In Grand Bay-Westfield, contractors will be brought in to remove sandbags "for those who require it," according to a statement issued by the town.

Cleanup of homes and property will present numerous and serious risks to health as well as likelihoods of injury.- Troy Gautreau, Grand Bay-Westfield fire chief

Arrangements are also being made for contractors to pick up flood debris from affected properties. This will include debris washed onto properties by floodwaters, as well as flood-damaged furniture, appliances, carpeting, insulation and paper products, the statement said.

Registration will be required for sandbag and flood debris removal.

"Cleanup of homes and property will present numerous and serious risks to health as well as likelihoods of injury," the town's fire Chief Troy Gautreau advised in a statement.

Emergency operations centre personnel are also developing critical information kits which will be delivered by firefighters to the flood zones, he said.

Delayed garbage collection

The City of Saint John expects to release information about its plans for flood-related waste on Friday.

Special arrangements will be made for residential collection once floodwaters recede and the infrastructure of the roads is assessed.

Flood debris should not be put in the compost and should not be burned, officials said.

There will be no garbage or compost collection Friday in the following areas:

  • By Road No. 7.
  • Farry Cove Lane after civic number 16.
  • Lawrence Long Road.
  • Westfield Road from Grenville Lane to Gault Road.

Kits 'a start'

The Red Cross said the provincial government is covering the cost of the 3,500 flood cleanup kits available at its offices in Saint John and Fredericton. (CBC)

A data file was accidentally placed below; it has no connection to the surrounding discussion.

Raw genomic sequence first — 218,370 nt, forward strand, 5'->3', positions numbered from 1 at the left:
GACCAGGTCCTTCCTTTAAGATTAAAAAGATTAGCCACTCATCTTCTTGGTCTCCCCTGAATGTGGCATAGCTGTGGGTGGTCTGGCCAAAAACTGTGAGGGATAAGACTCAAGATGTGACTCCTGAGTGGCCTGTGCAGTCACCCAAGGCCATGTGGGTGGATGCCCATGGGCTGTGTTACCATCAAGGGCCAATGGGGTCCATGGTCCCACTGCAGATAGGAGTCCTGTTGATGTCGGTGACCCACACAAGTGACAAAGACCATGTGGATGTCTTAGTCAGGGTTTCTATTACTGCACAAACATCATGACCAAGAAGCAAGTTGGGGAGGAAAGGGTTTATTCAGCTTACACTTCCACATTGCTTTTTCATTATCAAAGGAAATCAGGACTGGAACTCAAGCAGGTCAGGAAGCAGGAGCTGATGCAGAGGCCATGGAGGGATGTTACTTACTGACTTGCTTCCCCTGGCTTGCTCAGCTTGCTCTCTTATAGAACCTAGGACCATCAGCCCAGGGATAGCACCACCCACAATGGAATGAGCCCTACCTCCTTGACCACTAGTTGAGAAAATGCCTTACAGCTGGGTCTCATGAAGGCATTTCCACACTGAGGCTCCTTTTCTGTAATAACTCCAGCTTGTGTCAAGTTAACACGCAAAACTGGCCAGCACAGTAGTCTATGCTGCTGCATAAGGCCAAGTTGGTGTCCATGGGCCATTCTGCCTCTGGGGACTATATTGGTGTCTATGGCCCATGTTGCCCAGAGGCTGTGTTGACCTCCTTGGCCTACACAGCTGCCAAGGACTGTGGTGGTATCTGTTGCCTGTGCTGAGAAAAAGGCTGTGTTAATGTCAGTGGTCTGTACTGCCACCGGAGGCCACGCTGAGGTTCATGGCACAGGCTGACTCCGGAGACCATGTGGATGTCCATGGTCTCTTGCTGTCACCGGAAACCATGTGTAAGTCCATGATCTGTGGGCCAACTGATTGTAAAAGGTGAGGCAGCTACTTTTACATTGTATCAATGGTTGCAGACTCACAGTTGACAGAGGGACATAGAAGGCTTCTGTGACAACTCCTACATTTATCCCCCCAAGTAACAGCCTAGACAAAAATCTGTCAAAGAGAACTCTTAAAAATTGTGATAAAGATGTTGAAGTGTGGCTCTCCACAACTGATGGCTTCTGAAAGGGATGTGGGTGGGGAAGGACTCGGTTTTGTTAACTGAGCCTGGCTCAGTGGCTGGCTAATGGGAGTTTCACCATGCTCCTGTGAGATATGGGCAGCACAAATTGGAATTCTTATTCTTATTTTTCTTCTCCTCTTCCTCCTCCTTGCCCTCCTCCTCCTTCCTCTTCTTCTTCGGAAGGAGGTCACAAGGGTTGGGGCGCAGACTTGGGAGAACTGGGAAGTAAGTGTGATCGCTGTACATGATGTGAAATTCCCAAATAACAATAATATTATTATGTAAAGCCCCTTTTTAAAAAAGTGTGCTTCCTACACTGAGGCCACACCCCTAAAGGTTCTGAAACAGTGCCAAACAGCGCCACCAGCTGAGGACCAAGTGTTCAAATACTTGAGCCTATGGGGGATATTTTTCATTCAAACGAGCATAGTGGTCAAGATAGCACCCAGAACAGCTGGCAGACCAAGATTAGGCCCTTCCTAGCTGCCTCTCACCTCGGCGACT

The Canadian Red Cross is now offering free flood cleanup kits at its office in Loch Lomond Place, at 120 McDonald St., from 8:30 a.m. to 7 p.m. daily, including the weekend.

The kits include a 20-litre bucket filled with items such as a mop, broom, squeegee, scrub brush, sponges, work gloves and latex gloves, masks, garbage bags and a bleach-based all-purpose cleaner.

"It's a basic residential cleanup kit, certainly depending on the level of damage and destruction within the home they'll need more than this," said provincial director Bill Lawlor. "But it's a start basically to get things underway for cleaning."

Within the first hour, more than a dozen flood-affected residents picked up kits and there was a steady stream of people the rest of the day.

Within the first hour, about a dozen flood-affected residents picked up cleaning kits from the Red Cross in Saint John. (Brett Ruskin/CBC)

Tanya Laskey was among them, hoping to at least save the contents of her Kennebecasis Island cottage.

"It's probably not going to be salvageable," she said. "But if there's anything upstairs that's still good, or things that we can wash down, this will be great."

There is a limit of one kit per household.

Residents are urged to contact their insurance company, document any damage and report it to Service New Brunswick before starting any cleanup.

Mother Nature was not kind to Ragged Point Road, and the city says the pavement on other roads might look safe but could be compromised underneath. (Brett Ruskin/CBC)

Some previously flooded roads and bridges have reopened to pedestrians only and remain closed to vehicles.

Although the water is receding and the pavement might look safe, it could be compromised underneath and will need to be assessed, officials advised.

Signs are posted, warning residents that the water that continues to flow over parts of the transportation network is contaminated.

Saint John police were on hand at the bridge to Randolph on Thursday to remind people to take precautions.

The bridge to Randolph has reopened to pedestrians only, but people should still exercise caution, officials said.

With files from Rachel Cave, Connell Smith and Brett Ruskin